When it comes to the overall death toll, for instance, researchers so far have had to extrapolate from official population statistics…Their estimates range from 15 to 32 million excess deaths. But the public security reports compiled at the time, as well as the voluminous secret reports collated by party committees in the last months of the Great Leap Forward, show how inadequate these calculations are, pointing instead at a catastrophe of a much greater magnitude: this book shows that at least 45 million people died unnecessarily between 1958 and 1962.
That is from Frank Dikötter's Mao's Great Famine: The History of China's Most Devastating Catastrophe, 1958-1962, which is one of the scariest books I have read. Here is another passage, I am not sure how well it is sourced:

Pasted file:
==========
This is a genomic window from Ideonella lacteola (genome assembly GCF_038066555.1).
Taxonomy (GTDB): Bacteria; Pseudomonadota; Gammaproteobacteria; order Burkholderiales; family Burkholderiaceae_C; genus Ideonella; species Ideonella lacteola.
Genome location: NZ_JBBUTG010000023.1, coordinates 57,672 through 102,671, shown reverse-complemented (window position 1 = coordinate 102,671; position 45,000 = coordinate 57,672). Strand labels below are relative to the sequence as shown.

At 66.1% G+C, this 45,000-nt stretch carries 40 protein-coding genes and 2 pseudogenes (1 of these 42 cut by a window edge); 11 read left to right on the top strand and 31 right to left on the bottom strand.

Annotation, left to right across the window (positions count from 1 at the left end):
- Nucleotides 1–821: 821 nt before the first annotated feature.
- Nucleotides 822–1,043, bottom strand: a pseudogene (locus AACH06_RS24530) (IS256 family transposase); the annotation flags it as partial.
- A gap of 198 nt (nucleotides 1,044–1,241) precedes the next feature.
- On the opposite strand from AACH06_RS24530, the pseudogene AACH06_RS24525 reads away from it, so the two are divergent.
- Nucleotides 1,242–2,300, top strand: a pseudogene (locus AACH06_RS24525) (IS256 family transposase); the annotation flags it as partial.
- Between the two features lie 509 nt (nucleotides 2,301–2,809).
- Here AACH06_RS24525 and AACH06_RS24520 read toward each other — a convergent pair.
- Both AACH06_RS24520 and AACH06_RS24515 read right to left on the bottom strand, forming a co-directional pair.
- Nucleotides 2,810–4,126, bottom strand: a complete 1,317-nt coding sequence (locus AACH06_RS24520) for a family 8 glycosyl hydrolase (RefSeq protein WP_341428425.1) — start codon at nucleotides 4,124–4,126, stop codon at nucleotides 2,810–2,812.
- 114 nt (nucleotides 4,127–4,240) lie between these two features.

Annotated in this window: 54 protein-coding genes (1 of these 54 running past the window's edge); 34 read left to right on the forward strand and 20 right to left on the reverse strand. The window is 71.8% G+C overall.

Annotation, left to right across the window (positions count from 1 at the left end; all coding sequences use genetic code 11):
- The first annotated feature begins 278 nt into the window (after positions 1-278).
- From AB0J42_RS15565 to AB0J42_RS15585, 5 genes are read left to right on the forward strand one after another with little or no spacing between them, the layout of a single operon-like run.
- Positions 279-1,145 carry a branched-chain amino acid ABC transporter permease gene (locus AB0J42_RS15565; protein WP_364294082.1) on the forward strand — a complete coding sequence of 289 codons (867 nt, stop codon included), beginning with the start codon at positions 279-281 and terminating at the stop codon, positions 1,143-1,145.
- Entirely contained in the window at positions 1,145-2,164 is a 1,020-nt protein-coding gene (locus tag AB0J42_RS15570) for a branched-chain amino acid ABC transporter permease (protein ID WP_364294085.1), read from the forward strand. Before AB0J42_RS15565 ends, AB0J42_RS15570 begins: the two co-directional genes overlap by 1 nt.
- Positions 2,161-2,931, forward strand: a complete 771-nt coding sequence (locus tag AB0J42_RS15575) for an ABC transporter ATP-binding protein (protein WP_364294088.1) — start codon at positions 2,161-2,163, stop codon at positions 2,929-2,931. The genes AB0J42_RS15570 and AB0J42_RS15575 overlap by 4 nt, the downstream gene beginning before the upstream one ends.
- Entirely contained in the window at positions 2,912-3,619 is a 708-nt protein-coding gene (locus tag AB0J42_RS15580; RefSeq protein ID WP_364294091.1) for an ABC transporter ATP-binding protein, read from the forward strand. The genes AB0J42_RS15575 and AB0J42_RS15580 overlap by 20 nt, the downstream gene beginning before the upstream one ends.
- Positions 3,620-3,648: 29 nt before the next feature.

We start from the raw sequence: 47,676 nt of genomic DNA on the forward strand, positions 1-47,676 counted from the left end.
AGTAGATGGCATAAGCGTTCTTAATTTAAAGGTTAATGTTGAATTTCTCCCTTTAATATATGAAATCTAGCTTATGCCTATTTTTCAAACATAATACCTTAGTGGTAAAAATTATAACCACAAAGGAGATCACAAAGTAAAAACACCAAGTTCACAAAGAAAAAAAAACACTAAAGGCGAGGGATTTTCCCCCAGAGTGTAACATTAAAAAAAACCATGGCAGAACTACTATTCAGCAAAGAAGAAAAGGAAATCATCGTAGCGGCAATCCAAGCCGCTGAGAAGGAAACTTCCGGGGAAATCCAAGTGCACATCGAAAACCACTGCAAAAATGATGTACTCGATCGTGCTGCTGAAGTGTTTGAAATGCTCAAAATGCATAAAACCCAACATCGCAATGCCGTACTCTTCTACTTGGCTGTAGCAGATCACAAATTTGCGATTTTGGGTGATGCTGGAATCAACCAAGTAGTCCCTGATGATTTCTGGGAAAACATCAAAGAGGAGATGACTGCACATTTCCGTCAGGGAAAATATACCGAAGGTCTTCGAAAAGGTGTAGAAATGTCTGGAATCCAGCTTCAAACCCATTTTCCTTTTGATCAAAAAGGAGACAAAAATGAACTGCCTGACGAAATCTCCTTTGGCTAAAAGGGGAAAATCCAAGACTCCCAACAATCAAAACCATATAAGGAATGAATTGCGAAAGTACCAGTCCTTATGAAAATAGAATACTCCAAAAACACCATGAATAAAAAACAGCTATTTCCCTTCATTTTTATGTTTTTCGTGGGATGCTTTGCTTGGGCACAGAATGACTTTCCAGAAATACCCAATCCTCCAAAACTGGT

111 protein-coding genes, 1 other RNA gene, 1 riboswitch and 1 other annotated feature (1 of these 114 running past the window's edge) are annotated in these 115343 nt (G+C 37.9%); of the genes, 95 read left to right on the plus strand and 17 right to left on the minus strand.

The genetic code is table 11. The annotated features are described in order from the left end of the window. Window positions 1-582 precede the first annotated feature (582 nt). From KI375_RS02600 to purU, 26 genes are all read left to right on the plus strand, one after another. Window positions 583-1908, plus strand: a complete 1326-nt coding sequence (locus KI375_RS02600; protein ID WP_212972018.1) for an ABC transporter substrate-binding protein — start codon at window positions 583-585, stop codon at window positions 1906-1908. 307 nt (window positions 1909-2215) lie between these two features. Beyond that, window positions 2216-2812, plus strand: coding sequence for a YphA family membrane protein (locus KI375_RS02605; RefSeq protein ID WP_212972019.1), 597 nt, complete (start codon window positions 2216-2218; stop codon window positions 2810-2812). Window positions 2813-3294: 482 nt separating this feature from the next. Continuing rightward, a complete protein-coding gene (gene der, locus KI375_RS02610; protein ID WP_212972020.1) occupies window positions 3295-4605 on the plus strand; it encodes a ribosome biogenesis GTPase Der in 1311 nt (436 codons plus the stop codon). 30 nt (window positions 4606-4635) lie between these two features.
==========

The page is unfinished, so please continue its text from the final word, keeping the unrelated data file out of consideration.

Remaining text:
Mao was delighted. As reports came in from all over the country about new records in cotton, rice, wheat or peanut production, he started wondering what to do with all the surplus food. On August 4 1958 in Xushui, flanked by Zhang Guozhong, surrounded by journalists, plodding through the fields in straw hat and cotton shoes, he beamed: "How are you going to eat so much grain? What are you going to do with the surplus?"
"We can exchange it for machinery," Zhang responded after a pause for thought.
[Showing a poor understanding of Say's Law] "But you are not the only one to have a surplus, others too have too much grain! Nobody will want your grain!" Mao shot back with a benevolent smile.
"We can make spirits of out of taro," suggested another cadre.
"But every county will make spirits! How many tonnes of spirits do we need? Mao mused. "With so much grain, in future you should plant less, work half time and spend the rest of your time on culture and leisurely pursuits, open schools and a university, don't you think?…You should eat more. Even five meals a day is fine!"
Here are some reviews of the book.